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Former sheriff’s sergeant pleads not guilty to multiple felony charges


Former Washoe County Sheriff’s Sergeant Dennis Carry on Wednesday pleaded not guilty to seven felony charges, including bigamy – being married to two different people at the same time. 

Carry is also accused of burglary, forgery, surreptitious intrusion of privacy, giving false evidence and perjury. 

The case goes back to 2019 when Reno police started investigating Carry. He is alleged to have broken into the Washoe County courthouse to modify married records in an attempt to cover up his dual marriages. 

“Dennis used his work to excuse his absence from both women for large periods of time to conduct after hours investigations and travel for training and teaching while he was actually staying with the other woman,” Reno Police Detective Trenton Johnson wrote in a criminal affidavit.

Carry is alleged to have tried to cover his tracks by traveling to Las Vegas using his WCSO-issued credit card and under his fake, law-enforcement identity of Dennis James to mail documents from Vegas to Reno. 

He was granted the undercover identity by WCSO and the FBI in 2007, 2011 and 2015. The WCSO refused to say how many other officers have undercover identities, but a public records request for payroll to Washoe County in 2021 showed that number to be 42. 

Carry, who previously investigated internet crimes for the sheriff’s office, retired from the WCSO while charges against him were pending. At least three people investigated by Carry, and found guilty, have reached out to This Is Reno to say they were falsely accused and faced trumped up charges by Carry.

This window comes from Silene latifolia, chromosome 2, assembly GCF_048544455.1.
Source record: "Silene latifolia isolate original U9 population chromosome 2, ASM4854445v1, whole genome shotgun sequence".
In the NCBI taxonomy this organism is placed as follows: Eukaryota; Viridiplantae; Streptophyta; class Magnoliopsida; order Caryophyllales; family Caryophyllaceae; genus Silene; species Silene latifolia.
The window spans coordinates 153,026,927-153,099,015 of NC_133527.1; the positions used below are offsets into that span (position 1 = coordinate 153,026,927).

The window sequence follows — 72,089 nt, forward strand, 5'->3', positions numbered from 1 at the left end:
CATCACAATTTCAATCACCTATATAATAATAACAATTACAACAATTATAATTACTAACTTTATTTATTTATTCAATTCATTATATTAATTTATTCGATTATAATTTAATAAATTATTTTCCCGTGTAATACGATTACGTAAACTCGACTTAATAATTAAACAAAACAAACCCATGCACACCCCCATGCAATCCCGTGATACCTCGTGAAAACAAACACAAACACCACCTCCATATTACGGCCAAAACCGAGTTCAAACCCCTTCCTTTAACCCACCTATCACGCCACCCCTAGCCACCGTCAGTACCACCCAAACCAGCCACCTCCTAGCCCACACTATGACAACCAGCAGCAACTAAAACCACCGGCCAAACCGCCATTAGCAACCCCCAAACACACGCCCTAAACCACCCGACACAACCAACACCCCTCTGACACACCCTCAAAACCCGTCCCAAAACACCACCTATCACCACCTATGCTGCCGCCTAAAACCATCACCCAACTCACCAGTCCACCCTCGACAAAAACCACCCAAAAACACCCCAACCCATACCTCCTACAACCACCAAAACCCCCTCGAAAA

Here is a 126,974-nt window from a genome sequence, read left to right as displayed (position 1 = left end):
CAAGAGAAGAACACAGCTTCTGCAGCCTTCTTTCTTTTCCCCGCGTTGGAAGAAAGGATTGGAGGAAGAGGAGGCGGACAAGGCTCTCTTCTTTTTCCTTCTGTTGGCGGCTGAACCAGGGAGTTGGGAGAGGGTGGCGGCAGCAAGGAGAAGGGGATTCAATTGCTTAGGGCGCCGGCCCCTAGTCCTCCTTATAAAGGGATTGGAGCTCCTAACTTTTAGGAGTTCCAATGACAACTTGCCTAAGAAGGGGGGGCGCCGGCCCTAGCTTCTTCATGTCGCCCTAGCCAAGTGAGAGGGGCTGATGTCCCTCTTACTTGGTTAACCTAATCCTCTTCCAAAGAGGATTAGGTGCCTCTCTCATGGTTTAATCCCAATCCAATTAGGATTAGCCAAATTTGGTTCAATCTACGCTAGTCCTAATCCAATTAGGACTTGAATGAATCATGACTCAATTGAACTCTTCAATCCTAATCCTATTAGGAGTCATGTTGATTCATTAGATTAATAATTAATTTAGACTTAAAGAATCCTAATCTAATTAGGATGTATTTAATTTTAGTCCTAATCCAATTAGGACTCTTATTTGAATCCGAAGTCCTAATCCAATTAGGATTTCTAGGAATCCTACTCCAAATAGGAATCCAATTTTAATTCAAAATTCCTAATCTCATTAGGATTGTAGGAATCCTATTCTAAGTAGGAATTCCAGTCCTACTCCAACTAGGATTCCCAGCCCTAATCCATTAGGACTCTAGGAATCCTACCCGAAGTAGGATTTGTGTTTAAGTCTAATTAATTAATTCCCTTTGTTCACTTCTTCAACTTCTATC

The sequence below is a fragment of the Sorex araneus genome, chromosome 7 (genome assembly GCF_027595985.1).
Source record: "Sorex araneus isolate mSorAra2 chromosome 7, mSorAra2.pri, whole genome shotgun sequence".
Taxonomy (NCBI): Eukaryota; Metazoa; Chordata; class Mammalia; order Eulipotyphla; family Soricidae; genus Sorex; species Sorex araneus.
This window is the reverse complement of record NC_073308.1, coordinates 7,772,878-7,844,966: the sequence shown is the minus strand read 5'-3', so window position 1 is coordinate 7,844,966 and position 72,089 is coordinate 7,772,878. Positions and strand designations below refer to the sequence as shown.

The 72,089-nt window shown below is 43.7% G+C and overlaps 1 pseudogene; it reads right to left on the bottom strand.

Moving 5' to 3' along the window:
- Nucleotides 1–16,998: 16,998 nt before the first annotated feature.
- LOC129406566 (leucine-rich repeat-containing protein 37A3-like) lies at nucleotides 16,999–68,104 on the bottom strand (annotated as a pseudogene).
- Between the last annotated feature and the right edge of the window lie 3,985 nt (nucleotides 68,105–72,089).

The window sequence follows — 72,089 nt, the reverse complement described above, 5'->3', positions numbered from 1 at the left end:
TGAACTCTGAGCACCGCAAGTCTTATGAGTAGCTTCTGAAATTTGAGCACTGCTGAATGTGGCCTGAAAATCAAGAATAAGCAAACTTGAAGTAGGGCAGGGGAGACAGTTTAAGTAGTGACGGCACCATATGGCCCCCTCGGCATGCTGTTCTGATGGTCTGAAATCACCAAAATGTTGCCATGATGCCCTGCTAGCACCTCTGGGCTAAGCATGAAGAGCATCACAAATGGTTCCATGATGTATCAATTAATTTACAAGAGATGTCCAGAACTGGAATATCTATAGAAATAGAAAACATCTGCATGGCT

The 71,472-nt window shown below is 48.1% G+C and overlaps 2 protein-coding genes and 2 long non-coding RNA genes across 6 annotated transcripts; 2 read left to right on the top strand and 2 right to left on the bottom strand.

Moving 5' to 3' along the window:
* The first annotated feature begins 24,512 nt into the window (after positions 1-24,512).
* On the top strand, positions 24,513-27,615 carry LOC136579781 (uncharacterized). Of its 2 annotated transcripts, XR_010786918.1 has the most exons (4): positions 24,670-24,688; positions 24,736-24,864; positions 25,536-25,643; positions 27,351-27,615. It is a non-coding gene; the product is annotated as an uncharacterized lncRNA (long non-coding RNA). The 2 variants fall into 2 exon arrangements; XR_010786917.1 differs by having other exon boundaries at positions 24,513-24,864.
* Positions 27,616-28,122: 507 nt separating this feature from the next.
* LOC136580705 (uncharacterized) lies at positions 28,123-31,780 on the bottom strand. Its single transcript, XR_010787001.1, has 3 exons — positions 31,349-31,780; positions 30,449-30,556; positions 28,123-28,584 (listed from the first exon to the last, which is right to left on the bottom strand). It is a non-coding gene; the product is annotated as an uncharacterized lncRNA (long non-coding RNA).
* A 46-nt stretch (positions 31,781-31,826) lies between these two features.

He remained silent during a morning court hearing with his head bowed as the charges against him were read by Douglas County Judge Thomas Gregory. Carry also waived his right to a speedy trial.

Carry’s attorney Thomas Viloria said there were a number of “search and seizure issues” and sought to delay a jury trial, which is expected to take as long as a month.

Case bounces among courts

The case has been in Reno Justice Court, was moved to Sparks Justice Court and in February was moved to Washoe County’s Second Judicial District Court. That court’s judges were barred from presiding over the case due to the alleged burglaries at the court.

Carry’s attorney Tuesday afternoon filed a motion to disqualify the Washoe County court from holding the trial, even after the Douglas County judge took over the case.

“Disqualification of the entire Second Judicial District Court is proper when the court is a named victim,” Viloria wrote. 

He said court employees will be testifying as witnesses, a court divorce decree is alleged to be forged by Carry, jurors will be under the control of a court’s bailiff and jurors will be asked to determine Carry’s guilt or innocence in Washoe County.

Gregory made no ruling on the motion. He instead scheduled hearings for Viloria and Washoe County Chief Deputy District Attorney Luke Prengaman to argue over motions prior to a trial.

Pre-trial motions are scheduled to be heard for four days later this year. Prengaman said the jury trial could take about a month. That is scheduled for February of 2024.

“There’s hundreds of thousands of pages of discovery,” Viloria said.

Nearly two dozen witnesses are named in the complaint against Carry. They include WCSO employees Carry is alleged to have secretly recorded using a device purchased off Amazon.

Carry remains free

Carry has not served time for the alleged crimes he’s facing. He was released from Washoe County jail after being arrested in January of 2021 on his own recognizance without bail. 

He was under house arrest and had to wear an ankle monitor. But in August of 2021 the Reno Justice Court removed his house arrest condition provided he kept wearing his GPS ankle monitor. The Sparks Justice Court in February then granted a request to remove the GPS tracker.

He is allowed to travel within the U.S. but his passport is kept by Reno police. 

Carry’s attorney on Wednesday said he may need it back to travel to Canada for work.

Bob Conrad
Bob Conradhttp://thisisreno.com
Bob Conrad is publisher, editor and co-founder of This Is Reno. He has served in communications positions for various state agencies and earned a doctorate in educational leadership from the University of Nevada, Reno in 2011. He is also a part time instructor at UNR and sits on the boards of the Nevada Press Association and Nevada Open Government Coalition.